What’s the big deal? A debate in childhood obesity

Alison Bowerman, staff

In early January 2012, CTV did a story on a survey that found Canadians want the government to be more involved in the childhood obesity ‘epidemic.’ 61% feel the government does not do enough, and 70% support measures to educate children on healthy choices.

We’ve all seen faceless overweight children in the background of news stories describing the issue of childhood obesity. In another report with these images, it was said one in four children are obese or overweight.

These stories focus on the appearance and weight of these children by showing overweight children walking down the street or swimming in a local pool. However, they fail to mention the average weight children who are just as unhealthy, and some times less healthy, than these overweight and obese children.

Is it only overweight children going to McDonalds? Is it only overweight children play video games or watch television for extended periods of time? Are the only tell-tale signs of unhealthy habits our weight? Well, it has been my experience that whatever your size is, the state of your health is an entirely separate matter. A slimmer person may also be eating sedentary and eating fast food. So why are we only focusing our attention on children with larger body types?

The shame we are instilling in larger children is more harmful than helpful. They should not be singled out and made to feel as though they are worth less than smaller or slimmer children. Children and adolescents who would be affected by the mission to decrease child obesity are already very emotionally fragile. In particular, children going through puberty most often have low self-esteem. If the government is always talking about their weight, how can they be confident in themselves? Childhood obesity should not be regarded as the issue, but rather unhealthy child practices.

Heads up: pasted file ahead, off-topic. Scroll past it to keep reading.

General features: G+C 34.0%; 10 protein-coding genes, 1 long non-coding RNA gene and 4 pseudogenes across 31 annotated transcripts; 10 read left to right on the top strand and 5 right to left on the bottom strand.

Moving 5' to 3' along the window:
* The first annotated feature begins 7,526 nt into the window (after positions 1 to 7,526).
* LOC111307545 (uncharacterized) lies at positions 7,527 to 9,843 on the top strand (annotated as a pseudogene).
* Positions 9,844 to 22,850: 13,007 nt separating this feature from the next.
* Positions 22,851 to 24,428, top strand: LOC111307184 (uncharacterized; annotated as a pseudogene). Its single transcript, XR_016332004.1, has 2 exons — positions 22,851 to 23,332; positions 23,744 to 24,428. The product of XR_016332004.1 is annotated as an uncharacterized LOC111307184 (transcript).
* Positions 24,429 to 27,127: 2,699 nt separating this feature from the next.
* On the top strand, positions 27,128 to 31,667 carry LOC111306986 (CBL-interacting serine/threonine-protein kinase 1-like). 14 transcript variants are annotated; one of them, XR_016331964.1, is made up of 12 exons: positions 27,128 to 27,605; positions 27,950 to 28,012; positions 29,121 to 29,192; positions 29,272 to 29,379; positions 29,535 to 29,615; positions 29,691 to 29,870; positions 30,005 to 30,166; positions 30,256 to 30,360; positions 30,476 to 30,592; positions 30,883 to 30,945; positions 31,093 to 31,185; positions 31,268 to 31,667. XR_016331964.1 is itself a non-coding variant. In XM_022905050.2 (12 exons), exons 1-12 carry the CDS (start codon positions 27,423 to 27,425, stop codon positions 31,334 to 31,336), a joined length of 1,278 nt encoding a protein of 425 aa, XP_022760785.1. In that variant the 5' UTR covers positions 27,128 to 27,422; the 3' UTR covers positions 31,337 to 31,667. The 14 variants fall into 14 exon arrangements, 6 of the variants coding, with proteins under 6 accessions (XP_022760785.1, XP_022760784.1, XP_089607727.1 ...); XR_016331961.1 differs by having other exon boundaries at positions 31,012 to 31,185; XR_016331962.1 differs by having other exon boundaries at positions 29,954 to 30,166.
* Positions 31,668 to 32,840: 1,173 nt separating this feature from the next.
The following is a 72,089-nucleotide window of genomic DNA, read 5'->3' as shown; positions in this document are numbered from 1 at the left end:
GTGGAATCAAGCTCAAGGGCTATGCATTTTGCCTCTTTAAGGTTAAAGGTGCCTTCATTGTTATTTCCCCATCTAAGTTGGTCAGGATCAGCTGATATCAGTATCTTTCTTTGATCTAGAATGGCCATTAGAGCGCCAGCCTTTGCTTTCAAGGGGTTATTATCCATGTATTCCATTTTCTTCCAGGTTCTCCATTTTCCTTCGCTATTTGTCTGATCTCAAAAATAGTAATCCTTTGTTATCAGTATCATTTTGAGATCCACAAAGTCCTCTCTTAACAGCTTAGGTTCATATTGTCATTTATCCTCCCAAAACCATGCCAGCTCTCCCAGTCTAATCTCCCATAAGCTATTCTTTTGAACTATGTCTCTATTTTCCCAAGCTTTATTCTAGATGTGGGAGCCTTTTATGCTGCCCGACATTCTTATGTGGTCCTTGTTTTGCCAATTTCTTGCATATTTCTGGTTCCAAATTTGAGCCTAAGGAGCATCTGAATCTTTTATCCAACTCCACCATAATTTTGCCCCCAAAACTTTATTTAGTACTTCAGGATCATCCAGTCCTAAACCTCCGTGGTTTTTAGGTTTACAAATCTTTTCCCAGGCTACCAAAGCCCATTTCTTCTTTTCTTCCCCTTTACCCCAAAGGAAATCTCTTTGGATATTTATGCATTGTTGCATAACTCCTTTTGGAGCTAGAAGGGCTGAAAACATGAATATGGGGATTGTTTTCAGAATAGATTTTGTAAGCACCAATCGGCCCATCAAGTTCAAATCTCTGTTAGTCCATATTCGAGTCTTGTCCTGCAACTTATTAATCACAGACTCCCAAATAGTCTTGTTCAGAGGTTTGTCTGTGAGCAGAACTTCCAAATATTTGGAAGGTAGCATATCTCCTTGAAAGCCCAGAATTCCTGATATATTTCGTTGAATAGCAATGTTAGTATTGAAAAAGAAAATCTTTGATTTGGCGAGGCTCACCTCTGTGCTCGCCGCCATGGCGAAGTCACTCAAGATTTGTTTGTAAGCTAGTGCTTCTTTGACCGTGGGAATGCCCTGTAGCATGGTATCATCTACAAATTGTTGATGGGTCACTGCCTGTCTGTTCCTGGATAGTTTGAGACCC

Furthermore, obese individuals who are eating balanced meals and exercising regularly are not in at any more risk of death than an average weight person. Studies show an obese, but healthy, individual lives just as long as a person of an average weight.

Not only is focusing on a child’s weight or size discriminatory of their own health, but it is also discriminatory to the children who fit in the average category. Children whose physical appearance is not part of society’s idea of unhealthy are over looked and thought to be fine. The visual warning signs of unhealthy activity are not always reflective of a student’s eating or exercise habits, and therefore, the actual healthy or unhealthy practices of the child should be considered rather than their size.

Should obesity or being over weight even be discussed in regards to young children? If I were concerned about a child’s well-being, I would be worried about what they are eating and what exercise they aren’t doing, not their weight. The government can help make children healthier without labeling which children need help and which do not based on their size.

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